A national Morgan poll[11], conducted May 13–19 from a sample of 1,674, gave Labor a 50.5–49.5 lead, a 1.5-point gain for the Coalition since the May 6–12 Morgan poll. Primary votes were 37% Coalition (steady), 30.5% Labor (down 1.5), 14.5% Greens (up one), 5.5% One Nation (steady), 8.5% independents (up one) and 4% others (down 0.5).

A man in a shirt, tie and high-vis vest wears a hardhat and smiles More voters rate Jim Chalmers’ performance as ‘good’ rather than ‘poor’ in a new poll. Dean Lewins/AAP[12]

Additional Resolve questions

I previously covered[13] the weak post-budget Resolve poll for Labor, which was conducted for Nine newspapers. On the immigration level[14] of 528,000 people last year, 66% thought it too high, 23% about right and 2% too low.

On the forecast immigration of 260,000 per year, 50% thought it too high, 35% about right and 4% too low. The too high number on the forecast dropped five points since December.

By 41–29, voters rated Treasurer Jim Chalmers’ performance[15] good over poor, down from a 47–20 good rating after the May 2023 budget. Former Liberal Treasurer Josh Frydenberg had a 53–28 good rating after the March 2022 budget, but the Coalition still lost the May 2022 election.

By 57–31, voters agreed that if they had a major expense of a few thousand dollars, they would struggle to afford it (55–34 in April). This is the highest level of agreement in Resolve’s polls on this question. By 52–24, voters thought interest rate rises more about domestic factors in Australia than international factors beyond the government’s control (48–26 in April[16]).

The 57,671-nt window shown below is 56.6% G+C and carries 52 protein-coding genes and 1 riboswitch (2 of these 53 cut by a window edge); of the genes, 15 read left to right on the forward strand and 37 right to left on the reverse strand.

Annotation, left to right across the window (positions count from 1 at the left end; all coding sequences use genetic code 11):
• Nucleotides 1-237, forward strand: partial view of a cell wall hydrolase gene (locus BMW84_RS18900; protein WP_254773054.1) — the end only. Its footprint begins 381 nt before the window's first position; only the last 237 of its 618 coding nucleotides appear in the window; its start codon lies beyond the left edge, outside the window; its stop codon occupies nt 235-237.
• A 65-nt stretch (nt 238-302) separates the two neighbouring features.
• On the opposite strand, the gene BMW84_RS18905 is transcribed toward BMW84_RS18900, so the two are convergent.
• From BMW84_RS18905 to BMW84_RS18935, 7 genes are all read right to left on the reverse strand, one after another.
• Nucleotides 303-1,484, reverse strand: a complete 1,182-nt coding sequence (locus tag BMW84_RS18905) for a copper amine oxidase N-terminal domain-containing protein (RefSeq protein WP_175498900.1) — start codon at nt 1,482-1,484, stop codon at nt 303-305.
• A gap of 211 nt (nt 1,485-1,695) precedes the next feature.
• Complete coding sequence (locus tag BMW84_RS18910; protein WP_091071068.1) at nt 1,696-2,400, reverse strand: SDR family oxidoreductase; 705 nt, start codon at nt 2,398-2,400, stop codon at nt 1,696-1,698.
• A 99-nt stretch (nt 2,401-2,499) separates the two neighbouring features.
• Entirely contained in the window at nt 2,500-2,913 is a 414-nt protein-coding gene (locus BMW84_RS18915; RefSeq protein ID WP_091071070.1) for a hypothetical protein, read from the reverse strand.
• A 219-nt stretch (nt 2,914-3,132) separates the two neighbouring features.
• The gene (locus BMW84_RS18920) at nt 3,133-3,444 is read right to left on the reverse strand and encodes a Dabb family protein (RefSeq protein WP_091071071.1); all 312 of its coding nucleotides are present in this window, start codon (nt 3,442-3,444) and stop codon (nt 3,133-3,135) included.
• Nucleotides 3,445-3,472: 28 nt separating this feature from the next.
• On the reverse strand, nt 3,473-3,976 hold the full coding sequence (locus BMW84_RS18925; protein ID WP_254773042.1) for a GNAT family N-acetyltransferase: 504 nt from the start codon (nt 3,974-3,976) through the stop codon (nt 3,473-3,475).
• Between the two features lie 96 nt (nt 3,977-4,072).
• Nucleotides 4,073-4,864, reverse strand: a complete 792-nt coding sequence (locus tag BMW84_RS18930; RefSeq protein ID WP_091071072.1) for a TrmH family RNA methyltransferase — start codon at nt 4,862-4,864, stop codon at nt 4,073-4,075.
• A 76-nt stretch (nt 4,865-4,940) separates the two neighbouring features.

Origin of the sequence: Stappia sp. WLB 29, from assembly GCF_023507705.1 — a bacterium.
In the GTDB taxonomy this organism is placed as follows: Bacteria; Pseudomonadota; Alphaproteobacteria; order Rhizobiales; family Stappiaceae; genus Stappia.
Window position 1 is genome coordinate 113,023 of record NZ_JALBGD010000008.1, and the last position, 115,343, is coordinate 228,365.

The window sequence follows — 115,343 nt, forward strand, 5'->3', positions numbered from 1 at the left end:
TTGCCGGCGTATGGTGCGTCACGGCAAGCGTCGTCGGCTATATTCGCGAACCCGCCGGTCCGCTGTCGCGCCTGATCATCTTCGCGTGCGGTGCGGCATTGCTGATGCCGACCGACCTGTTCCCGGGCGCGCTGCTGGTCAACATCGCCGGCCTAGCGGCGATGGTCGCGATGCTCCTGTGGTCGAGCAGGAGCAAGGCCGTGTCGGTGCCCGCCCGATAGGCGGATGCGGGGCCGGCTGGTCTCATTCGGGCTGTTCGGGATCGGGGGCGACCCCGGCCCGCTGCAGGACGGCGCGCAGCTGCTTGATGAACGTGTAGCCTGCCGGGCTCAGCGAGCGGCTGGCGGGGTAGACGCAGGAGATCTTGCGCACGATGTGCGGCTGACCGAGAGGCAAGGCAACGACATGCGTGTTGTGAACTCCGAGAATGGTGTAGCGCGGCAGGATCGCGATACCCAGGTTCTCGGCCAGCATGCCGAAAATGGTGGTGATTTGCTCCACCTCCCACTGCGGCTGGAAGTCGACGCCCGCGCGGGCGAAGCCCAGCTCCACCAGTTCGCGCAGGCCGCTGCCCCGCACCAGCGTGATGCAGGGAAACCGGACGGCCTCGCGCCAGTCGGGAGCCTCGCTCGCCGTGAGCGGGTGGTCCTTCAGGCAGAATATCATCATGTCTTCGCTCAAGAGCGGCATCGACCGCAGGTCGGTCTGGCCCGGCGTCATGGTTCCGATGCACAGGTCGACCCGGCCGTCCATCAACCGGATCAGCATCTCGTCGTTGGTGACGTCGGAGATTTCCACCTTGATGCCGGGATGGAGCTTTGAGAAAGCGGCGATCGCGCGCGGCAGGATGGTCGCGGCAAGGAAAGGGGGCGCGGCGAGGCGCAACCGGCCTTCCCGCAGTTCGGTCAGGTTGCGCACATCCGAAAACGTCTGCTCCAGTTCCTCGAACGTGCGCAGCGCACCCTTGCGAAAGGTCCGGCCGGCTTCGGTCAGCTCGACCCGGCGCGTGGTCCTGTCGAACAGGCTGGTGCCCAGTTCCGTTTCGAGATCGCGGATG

References

  1. ^ Resolve poll (www.theage.com.au)
  2. ^ Poll Bludger estimated (www.pollbludger.net)
  3. ^ Queensland YouGov poll (theconversation.com)
  4. ^ Victorian state Resolve poll (www.theage.com.au)
  5. ^ Analyst Kevin Bonham estimated (twitter.com)
  6. ^ Freshwater poll (www.afr.com)
  7. ^ down two (theconversation.com)
  8. ^ Con Chronis/AAP (www.photos.aap.com.au)
  9. ^ Essential poll (essentialreport.com.au)
  10. ^ did not think the budget (essentialreport.com.au)
  11. ^ Morgan poll (www.roymorgan.com)
  12. ^ Dean Lewins/AAP (www.photos.aap.com.au)
  13. ^ previously covered (theconversation.com)
  14. ^ immigration level (www.theage.com.au)
  15. ^ voters rated Treasurer Jim Chalmers’ performance (www.theage.com.au)
  16. ^ April (theconversation.com)

Authors: Adrian Beaumont, Election Analyst (Psephologist) at The Conversation; and Honorary Associate, School of Mathematics and Statistics, The University of Melbourne

Read more https://theconversation.com/labor-takes-a-hit-in-resolve-polls-in-queensland-and-victoria-230415